My dog showed me the way Part 1
My dog showed me the way
My job has always been the center of my life. My work is in many ways, a direct extension of my education, and it is normal among my colleagues to work many hours under constant stress and deadlines. In exchange, I was able to devote my efforts to a goal that I am passionate about, and had some success from my efforts. Then, the program I worked in fell apart. It did not happen suddenly, and the decline was a predictable result of deliberate actions. I don’t know what was more demoralizing about these events, that they were preventable, had tragic outcomes, or that there was nothing I could do to stop them. The results changed my whole life. This is not surprising, since my work was my whole life.
It may not have been so bad, but I loved that life.
I was lost for many months. I still go to work every day in the same job, but the goals seem to be no longer within my grasp, and the people I once worked happily beside were angry and even hostile about the changes. I questioned everything, even wonder now if the path ever led where I expected. How can I get up in the morning, with nothing much to look forward to but the struggle to find resources, and listening to other people squabbling? I realized that I had the luxury for many years, my whole adult life really, of not needing this kind of discipline. I had to find a new center. To find some perspective to allow me to move forward, not just spend my time reacting to negative events.
I adopted a dog, and he showed me a way.
My dog is a retired racing greyhound. He spent his life being trained for, and participating in races. He was pretty successful, too. Now, he has retired from the life of a professional athlete at the age of 4 years. I can’t picture his life before he came to my house. I do know it was very predictable, and completely focused. I’m sure the transition to living in my small house was challenging for him. If he could change the center of his life from work to relaxation, then why can’t I?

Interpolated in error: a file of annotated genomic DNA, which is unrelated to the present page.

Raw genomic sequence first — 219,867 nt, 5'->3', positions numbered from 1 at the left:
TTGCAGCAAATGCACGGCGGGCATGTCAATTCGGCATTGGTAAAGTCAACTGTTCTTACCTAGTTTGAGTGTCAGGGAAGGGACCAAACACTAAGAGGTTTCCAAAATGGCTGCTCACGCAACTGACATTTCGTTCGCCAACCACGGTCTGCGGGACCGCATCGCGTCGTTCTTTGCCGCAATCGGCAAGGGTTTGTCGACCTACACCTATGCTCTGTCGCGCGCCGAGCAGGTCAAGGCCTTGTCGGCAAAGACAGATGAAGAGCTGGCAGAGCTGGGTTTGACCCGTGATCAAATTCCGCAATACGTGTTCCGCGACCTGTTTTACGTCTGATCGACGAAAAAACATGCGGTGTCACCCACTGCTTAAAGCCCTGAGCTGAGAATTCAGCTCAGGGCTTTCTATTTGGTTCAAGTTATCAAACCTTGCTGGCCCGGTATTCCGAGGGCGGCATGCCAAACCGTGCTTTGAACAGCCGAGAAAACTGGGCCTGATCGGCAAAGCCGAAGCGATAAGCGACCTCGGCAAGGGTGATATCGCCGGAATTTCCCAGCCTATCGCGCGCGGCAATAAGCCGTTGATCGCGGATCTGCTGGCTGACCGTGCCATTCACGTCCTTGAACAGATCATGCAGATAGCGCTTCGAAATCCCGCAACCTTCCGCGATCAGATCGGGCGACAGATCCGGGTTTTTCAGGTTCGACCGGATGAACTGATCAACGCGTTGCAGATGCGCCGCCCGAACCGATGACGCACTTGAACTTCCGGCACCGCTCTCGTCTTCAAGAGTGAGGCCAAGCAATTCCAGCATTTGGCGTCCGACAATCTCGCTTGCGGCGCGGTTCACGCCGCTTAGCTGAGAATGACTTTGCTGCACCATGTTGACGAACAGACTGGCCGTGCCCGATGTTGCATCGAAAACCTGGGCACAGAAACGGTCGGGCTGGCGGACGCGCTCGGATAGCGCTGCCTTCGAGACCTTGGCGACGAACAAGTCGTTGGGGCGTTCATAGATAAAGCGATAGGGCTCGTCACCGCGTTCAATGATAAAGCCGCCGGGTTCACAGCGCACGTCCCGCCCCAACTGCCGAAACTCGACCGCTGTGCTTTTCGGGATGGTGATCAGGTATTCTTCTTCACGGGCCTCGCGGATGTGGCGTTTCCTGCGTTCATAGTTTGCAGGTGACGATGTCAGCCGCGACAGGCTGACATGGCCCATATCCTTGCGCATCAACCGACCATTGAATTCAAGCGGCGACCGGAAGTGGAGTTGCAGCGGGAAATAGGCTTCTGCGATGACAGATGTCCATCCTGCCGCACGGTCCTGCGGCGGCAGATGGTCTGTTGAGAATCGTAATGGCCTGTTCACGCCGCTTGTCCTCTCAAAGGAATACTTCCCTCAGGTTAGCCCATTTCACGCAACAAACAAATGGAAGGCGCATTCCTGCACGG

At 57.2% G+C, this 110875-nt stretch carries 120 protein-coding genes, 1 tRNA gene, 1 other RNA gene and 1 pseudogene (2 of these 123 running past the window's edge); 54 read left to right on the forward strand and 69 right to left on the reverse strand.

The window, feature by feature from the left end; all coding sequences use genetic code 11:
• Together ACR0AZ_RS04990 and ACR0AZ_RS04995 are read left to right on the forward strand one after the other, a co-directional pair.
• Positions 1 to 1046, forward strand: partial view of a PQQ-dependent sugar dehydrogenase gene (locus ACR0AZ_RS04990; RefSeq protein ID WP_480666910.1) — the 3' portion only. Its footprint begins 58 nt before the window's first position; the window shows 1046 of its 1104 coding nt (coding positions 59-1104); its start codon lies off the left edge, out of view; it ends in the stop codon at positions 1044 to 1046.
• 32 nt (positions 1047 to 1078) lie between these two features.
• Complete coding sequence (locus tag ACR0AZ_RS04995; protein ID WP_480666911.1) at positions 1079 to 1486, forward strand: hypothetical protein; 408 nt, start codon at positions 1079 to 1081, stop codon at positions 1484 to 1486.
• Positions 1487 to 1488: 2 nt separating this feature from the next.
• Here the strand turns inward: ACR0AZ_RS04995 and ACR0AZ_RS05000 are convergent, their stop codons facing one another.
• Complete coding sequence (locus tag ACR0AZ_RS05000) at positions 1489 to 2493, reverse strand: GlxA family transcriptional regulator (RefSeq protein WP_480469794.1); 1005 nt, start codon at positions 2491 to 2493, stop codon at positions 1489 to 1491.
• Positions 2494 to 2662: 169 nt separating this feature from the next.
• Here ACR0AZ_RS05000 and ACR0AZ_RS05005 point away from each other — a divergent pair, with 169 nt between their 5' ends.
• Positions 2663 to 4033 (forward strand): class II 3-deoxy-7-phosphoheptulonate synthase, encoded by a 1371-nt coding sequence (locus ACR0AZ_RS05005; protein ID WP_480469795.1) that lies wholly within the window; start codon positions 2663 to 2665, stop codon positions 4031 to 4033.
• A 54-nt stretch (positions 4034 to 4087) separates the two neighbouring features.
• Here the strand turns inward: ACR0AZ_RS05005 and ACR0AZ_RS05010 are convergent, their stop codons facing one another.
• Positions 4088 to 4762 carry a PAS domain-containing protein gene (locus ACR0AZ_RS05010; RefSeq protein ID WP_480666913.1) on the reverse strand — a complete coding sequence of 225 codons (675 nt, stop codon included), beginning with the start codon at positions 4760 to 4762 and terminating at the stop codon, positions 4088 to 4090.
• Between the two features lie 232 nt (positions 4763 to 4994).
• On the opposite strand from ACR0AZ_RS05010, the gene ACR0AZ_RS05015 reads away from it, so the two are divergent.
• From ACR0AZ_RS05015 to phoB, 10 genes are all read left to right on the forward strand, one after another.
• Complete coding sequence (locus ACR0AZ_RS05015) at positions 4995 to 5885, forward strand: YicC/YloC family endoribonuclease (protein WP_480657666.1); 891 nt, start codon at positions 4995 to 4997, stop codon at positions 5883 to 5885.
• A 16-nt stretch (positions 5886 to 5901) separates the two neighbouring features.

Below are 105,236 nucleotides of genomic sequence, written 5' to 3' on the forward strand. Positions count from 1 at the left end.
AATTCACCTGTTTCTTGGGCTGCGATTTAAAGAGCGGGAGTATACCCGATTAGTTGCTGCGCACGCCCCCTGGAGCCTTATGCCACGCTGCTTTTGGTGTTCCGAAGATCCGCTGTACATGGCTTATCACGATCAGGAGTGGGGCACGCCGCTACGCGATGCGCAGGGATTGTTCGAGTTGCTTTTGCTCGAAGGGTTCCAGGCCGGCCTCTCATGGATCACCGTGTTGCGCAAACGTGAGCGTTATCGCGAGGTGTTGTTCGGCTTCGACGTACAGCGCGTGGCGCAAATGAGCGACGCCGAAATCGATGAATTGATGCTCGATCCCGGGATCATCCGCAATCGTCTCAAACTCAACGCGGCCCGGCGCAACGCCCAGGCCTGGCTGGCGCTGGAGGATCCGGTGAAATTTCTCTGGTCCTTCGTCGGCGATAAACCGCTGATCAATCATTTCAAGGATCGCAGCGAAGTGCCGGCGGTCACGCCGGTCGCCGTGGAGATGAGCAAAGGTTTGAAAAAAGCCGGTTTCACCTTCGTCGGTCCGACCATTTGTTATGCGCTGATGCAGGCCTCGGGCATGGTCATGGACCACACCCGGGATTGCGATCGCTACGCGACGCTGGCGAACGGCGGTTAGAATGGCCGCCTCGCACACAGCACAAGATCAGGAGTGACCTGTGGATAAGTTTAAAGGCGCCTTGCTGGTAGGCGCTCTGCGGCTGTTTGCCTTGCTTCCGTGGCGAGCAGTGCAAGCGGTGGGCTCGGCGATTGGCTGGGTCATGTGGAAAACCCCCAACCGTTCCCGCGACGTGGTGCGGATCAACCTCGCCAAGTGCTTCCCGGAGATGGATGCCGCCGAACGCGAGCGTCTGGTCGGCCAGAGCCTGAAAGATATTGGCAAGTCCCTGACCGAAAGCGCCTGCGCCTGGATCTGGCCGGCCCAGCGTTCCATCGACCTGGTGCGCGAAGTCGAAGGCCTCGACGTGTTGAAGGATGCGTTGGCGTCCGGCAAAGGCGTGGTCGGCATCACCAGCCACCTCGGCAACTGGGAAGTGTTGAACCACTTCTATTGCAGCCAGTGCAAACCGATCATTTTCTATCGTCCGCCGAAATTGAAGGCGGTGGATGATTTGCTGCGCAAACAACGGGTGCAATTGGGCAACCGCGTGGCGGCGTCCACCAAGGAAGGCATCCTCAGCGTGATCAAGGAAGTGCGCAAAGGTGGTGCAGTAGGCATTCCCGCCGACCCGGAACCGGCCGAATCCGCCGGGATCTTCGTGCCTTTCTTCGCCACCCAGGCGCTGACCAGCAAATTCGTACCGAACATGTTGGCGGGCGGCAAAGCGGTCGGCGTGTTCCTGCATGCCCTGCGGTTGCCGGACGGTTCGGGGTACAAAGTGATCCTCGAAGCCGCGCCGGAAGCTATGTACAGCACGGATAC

It was not a difficult transition for me, and the credit for this goes mostly to him. He has dedicated his life to a small set of activities:
Sleeping. He sleeps a lot. Sitting is difficult for him, so he is either moving or lying down. In fact, gravity seems to have a greater effect on him than it does me. As a scientist, I understand that this violates the laws of physics.
Stretching. When he wakes up, he stretches. First he stretches lying down, then standing up. Mostly, he performs the yoga poses with dog names. At the end of the yoga, he shakes so vigorously, that his feet come off the floor. I have added this activity to my own yoga practice. I call the pose “wet dog.” More recently, he has started doing the wet dog shake while lying down. This also violates the law of physics, but he is a talented dog.
Snacking. He is always looking for food. I am told that this is normal for dogs. In the wild, they are always foraging for food. He is very good at this. He is also large, agile and strong. He can detect and reach food anywhere in the kitchen, which I discovered coming home from work one day and finding the dishes from the sink on his bed, completely clean. He is the first roommate I have had who was happy to do the dishes. This inspires me daily to load the dishwasher and clear off the counters after every meal.
Snuggling. If my dog ran the world, he would be petted at all times. He will snuggle his face first rather than his body, in his soft blankets no matter how cold it is. He brushes his face against grasses and flowers on our walks. He would love nothing more than having people (anyone, really) pet him constantly while he sleeps. When you stop petting him, he nestles himself closer, so you can reach more of him. He even sneaks extra pets by placing his head between my hand and leg when we are walking together. I have learned not to carry anything to drink on his side during walks.
Sniffing. He experiences the world with all of his senses. If he gets his nose close to food, he licks the air to taste it, too. He experiences the world with no hesitation or discrimination. Butts and car bumpers are his favorite. He wants to get to know us all.
My dog showed me that making room in your activities that are welcoming to other people is worth the effort. Focusing my energy on a small number of things, and letting go of others leads to a simpler, happier life.
What activities would make your life better if you spent more time on them?
Photo Credit: A. Lillie, 2012